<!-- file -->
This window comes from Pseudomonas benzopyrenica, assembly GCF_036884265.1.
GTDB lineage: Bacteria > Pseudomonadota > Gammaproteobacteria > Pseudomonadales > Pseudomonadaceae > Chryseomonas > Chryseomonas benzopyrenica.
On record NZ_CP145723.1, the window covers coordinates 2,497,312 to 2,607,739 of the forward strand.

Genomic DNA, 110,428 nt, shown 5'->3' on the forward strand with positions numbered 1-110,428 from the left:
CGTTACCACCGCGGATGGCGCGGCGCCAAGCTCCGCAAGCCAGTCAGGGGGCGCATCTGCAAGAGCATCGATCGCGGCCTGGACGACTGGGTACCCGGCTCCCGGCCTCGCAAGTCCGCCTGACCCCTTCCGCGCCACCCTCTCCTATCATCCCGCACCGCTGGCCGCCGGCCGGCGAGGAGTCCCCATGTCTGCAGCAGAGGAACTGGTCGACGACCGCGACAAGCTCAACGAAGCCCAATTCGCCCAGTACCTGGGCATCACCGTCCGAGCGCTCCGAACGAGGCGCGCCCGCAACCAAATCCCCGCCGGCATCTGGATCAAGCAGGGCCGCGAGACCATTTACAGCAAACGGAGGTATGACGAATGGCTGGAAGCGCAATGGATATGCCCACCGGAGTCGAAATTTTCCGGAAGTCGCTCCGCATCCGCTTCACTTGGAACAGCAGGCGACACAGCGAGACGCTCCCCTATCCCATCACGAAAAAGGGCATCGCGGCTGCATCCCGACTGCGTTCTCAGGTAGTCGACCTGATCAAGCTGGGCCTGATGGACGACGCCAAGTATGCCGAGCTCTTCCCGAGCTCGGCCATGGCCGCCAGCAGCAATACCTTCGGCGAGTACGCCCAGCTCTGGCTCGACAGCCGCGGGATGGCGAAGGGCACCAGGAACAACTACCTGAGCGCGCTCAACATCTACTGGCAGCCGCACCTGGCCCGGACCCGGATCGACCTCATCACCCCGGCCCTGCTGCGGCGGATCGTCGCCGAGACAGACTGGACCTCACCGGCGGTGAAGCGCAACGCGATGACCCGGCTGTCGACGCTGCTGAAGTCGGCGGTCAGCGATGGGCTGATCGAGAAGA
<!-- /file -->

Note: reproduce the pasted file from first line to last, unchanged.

This window comes from Pseudomonas benzopyrenica, assembly GCF_036884265.1.
GTDB lineage: Bacteria > Pseudomonadota > Gammaproteobacteria > Pseudomonadales > Pseudomonadaceae > Chryseomonas > Chryseomonas benzopyrenica.
On record NZ_CP145723.1, the window covers coordinates 2,497,312 to 2,607,739 of the forward strand.

Genomic DNA, 110,428 nt, shown 5'->3' on the forward strand with positions numbered 1-110,428 from the left:
CGTTACCACCGCGGATGGCGCGGCGCCAAGCTCCGCAAGCCAGTCAGGGGGCGCATCTGCAAGAGCATCGATCGCGGCCTGGACGACTGGGTACCCGGCTCCCGGCCTCGCAAGTCCGCCTGACCCCTTCCGCGCCACCCTCTCCTATCATCCCGCACCGCTGGCCGCCGGCCGGCGAGGAGTCCCCATGTCTGCAGCAGAGGAACTGGTCGACGACCGCGACAAGCTCAACGAAGCCCAATTCGCCCAGTACCTGGGCATCACCGTCCGAGCGCTCCGAACGAGGCGCGCCCGCAACCAAATCCCCGCCGGCATCTGGATCAAGCAGGGCCGCGAGACCATTTACAGCAAACGGAGGTATGACGAATGGCTGGAAGCGCAATGGATATGCCCACCGGAGTCGAAATTTTCCGGAAGTCGCTCCGCATCCGCTTCACTTGGAACAGCAGGCGACACAGCGAGACGCTCCCCTATCCCATCACGAAAAAGGGCATCGCGGCTGCATCCCGACTGCGTTCTCAGGTAGTCGACCTGATCAAGCTGGGCCTGATGGACGACGCCAAGTATGCCGAGCTCTTCCCGAGCTCGGCCATGGCCGCCAGCAGCAATACCTTCGGCGAGTACGCCCAGCTCTGGCTCGACAGCCGCGGGATGGCGAAGGGCACCAGGAACAACTACCTGAGCGCGCTCAACATCTACTGGCAGCCGCACCTGGCCCGGACCCGGATCGACCTCATCACCCCGGCCCTGCTGCGGCGGATCGTCGCCGAGACAGACTGGACCTCACCGGCGGTGAAGCGCAACGCGATGACCCGGCTGTCGACGCTGCTGAAGTCGGCGGTCAGCGATGGGCTGATCGAGAAGA